[Maya Angelou begins Gather Together In My Name] with a brief history of Black American thought and culture after the second World War; it is not a precise history, certainly not history as viewed coolly and through statistics. It is not even "accurate," but viewed from the vantage of almost 30 years, as one might hear it on the streets: biased, authoritative, hip, almost wildly funny, like certain urban myths. It seems right, and if this is not history as it was, it is history as it should have been.

In many ways, autobiography is the most demanding fiction, and few can, à la Chester Himes' The Quality of Hurt, whip the form into anything more appreciable than the cotton candy...

(The entire section is 444 words.)

Mary Silva Cosgrave

(Contemporary Literary Criticism)

[Oh Pray My Wings Are Gonna Fit Me Well is an] eloquent collection of poems that sing out like spirituals from the heart of the poet. She writes of love and loneliness, childhood and womanhood, communication, rejection, fairness, and justice; of Africa waking up and America still sleeping. The verses in "Pickin Em Up and Layin Em Down" catch the stomping rhythm of a fickle lover dancing his way to the next town. In "Song for the Old Ones," the Uncle Toms and Aunt Jemimas used their wits, cunning, and smiles to insure the survival of their race. In "Take Time Out," the contemporary world is urged to pause and reflect: "If you know that youth/is dying on the run/and my daughter trades/dope stories with your...

(The entire section is 321 words.)

Sandra M. Gilbert

(Contemporary Literary Criticism)

I can't help feeling that Maya Angelou's career has suffered from the interest her publishers have in mythologizing her. Oh Pray My Wings Are Gonna Fit Me Well is such a painfully untalented collection of poems that I can't think of any reason, other than the Maya Myth, for it to be in print…. All this is especially depressing because Angelou … is a stunningly talented prose writer, whose marvelous I Know Why The Caged Bird Sings has quite properly become a contemporary classic. Why should it be necessary, then, for her to represent herself publicly as the author of such an embarrassing tangle as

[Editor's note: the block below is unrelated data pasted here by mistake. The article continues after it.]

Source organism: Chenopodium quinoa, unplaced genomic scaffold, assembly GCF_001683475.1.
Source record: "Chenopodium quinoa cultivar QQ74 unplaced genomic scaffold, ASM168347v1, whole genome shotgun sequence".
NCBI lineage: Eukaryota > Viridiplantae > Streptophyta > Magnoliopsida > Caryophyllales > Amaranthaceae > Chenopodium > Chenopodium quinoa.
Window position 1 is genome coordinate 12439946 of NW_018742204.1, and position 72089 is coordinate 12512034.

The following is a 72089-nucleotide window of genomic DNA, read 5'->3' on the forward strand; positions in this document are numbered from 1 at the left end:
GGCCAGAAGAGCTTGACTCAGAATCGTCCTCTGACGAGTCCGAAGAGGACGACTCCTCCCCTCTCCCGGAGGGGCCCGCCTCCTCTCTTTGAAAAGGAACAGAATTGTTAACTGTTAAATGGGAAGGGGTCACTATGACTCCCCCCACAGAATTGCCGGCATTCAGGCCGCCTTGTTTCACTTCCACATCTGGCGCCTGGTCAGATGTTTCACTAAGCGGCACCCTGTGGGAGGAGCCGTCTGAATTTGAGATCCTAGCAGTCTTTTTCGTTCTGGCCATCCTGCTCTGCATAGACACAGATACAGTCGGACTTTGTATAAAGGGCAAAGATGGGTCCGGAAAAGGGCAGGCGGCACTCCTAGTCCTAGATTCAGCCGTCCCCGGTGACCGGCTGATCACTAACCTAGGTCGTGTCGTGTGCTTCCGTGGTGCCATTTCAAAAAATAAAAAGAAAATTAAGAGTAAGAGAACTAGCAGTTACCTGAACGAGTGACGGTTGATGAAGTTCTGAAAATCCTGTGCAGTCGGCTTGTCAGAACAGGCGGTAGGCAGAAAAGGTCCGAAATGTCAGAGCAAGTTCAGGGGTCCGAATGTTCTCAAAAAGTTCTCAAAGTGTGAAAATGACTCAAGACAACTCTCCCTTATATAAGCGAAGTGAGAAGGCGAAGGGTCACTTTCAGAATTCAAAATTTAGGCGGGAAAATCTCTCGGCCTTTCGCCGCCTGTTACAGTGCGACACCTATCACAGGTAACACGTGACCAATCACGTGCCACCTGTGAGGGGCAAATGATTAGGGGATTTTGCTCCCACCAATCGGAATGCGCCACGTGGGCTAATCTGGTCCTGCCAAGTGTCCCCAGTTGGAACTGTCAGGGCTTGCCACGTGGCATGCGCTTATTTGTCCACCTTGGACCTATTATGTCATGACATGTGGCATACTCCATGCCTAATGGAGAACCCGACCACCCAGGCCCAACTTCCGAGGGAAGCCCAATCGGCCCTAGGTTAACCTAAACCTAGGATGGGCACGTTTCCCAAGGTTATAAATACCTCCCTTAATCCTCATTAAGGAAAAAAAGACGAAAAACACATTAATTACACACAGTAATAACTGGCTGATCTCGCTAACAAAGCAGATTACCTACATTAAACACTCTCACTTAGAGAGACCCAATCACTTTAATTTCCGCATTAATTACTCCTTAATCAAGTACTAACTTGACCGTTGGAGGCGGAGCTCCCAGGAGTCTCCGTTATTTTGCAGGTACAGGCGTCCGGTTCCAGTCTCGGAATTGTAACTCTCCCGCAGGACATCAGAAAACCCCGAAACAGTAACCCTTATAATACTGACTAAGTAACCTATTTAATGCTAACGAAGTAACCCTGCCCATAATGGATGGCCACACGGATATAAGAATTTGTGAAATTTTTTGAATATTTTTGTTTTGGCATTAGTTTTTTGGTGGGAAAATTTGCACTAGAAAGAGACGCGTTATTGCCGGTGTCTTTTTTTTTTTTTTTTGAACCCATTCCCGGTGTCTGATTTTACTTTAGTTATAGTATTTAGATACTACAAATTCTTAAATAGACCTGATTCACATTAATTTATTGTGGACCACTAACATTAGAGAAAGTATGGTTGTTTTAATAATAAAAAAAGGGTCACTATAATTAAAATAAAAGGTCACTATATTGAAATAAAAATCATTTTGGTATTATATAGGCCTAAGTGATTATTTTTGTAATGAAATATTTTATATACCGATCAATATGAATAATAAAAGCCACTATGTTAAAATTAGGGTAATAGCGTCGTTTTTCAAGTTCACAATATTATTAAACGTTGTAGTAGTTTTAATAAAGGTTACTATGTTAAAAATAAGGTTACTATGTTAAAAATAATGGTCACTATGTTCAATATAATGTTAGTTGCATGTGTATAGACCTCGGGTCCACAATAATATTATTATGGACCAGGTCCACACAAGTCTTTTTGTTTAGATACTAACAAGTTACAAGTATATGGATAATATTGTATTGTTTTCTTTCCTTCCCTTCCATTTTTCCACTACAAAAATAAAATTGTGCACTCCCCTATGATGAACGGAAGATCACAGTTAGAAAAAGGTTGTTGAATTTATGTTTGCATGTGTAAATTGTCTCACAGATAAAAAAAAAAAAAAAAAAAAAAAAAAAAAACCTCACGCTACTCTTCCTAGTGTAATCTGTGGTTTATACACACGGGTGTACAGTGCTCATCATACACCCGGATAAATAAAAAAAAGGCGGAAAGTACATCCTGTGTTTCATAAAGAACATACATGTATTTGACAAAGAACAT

I'd touched your features inchly

(The entire section is 347 words.)

June Jordan

(Contemporary Literary Criticism)

[The heroine of Singin' and Swingin' and Gettin' Merry Like Christmas, a] real-life memoir (that frequently borders on the light and fantastical style of comic opera) paces you through the extraordinarily eventful days and nights of her life as a single young woman who is amply gifted and clearly on the bigger-and-better-make scene. (p. 40)

We accompany Angelou from city to city, from triumph to triumph, you might say, until her worries about her son (left with her mother, who is somebody I'd sure like to know more about) catapult her back to the States, her son, and, presumably, more merry adventures, to be disclosed, if not concluded, in the next book-long chapter of her life.


(The entire section is 297 words.)

Alleen Pace Nilsen

(Contemporary Literary Criticism)

Besides the always present Angelou zest and style, a value of [Singin' and Swingin' and Gettin' Merry Like Christmas] is that it covers the period of her life when she made the transition from being a part-time clerk in a record store to being "somebody." The part of the book that fascinated me the most was the recounting of her tour as a featured dancer in "Porgy and Bess" when it played in Italy, France, Greece, Yugoslavia, and Egypt. Because of the cast of characters, Angelou's keen sense of observation, and her lively writing, this is no ordinary travelogue. For readers who have a harder time getting into poetry than into prose, this book might make an exciting introduction to Angelou's poetry. (pp. 87-8)...

(The entire section is 140 words.)

Janet Boyarin Blundell

(Contemporary Literary Criticism)

Angelou's [And Still I Rise] enlarges on themes from her autobiographical writings and earlier poetry, although the quality of individual poems varies…. The poems that work have language close to speech or more nearly to song, while the others get mired in hackneyed metaphor and forced rhyme. Despite its unevenness, the book succeeds as a statement of one black woman's experience, and of her determination not only to survive but to grow. (p. 1640)

Janet Boyarin Blundell, in Library Journal (reprinted from Library Journal, September 1, 1978; published by R. R. Bowker Co. (a Xerox company); copyright © 1978 by Xerox Corporation), September 1, 1978....

(The entire section is 273 words.)